Since 1902

Let your no be certain

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Are you always saying yes to people when you should not? This is a bad habit many of us suffer from. But for good reason.

Many adults find themselves in this situation because of how they were raised.

We were taught how to be polite and that came with always doing what we were told. Refusal to do so was seen as backtalk and lack of discipline by parents, teachers and those in authority. 

Saying NO can be hard when you do not want to upset others, be a source of disappointment or you just happen to be a people pleaser. Sometimes you are scared of saying NO for fear of feeling guilty afterwards, more so if you are in a position to help and have no valid reason to say NO.

A research study carried out by Dr Vanessa K Bohns, a social psychologist, in examining people’s influence over others came to this conclusion.

“Many people agree to things they would prefer not to do to avoid the considerable discomfort of saying ‘NO.’’’ And out of that, you find yourself being overwhelmed and unhappy because you said you would go for an event you really did not want to attend or took up more work assignments when you are up in the neck with unmet deadlines.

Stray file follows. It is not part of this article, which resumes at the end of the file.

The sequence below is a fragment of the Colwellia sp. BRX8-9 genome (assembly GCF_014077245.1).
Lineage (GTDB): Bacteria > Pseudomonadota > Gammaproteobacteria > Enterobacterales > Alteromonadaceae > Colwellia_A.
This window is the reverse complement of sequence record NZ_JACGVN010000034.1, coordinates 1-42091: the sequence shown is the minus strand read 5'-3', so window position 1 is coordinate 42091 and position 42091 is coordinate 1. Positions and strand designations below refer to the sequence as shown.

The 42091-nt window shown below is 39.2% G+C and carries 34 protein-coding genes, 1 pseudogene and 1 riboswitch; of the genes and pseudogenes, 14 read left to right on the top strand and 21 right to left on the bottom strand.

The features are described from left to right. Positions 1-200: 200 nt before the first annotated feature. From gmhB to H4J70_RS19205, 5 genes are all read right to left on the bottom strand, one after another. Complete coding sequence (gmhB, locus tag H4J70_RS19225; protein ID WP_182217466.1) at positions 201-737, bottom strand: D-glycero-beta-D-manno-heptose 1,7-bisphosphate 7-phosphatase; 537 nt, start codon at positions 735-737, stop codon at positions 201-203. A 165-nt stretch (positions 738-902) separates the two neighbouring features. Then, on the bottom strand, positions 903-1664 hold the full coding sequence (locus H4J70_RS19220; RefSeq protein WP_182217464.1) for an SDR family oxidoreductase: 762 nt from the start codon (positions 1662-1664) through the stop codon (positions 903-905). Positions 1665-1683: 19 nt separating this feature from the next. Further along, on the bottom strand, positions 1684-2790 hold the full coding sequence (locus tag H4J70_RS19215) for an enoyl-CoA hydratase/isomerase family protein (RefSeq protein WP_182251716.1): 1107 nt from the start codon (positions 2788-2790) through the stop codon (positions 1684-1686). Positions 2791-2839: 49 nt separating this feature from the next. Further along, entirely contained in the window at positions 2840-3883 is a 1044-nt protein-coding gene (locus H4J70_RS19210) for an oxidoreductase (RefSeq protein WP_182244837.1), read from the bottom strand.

As valid as these fears may be, you need to introspect and fully grasp why you need to say no and for what reasons. Sometimes you just do not want to do it and it is fine to say NO.

How you say NO without lying - which is usually the default for most of us, matters.

Be polite, firm and say you are not able to do whatever it is. You can follow up with responses like, “let me get back to you,” or “let me think about it first I will get back to you.” 

Learning to say NO is a huge favour to yourself. It will lessen your stress, and pressure and you will be able to do the things you genuinely love and care about.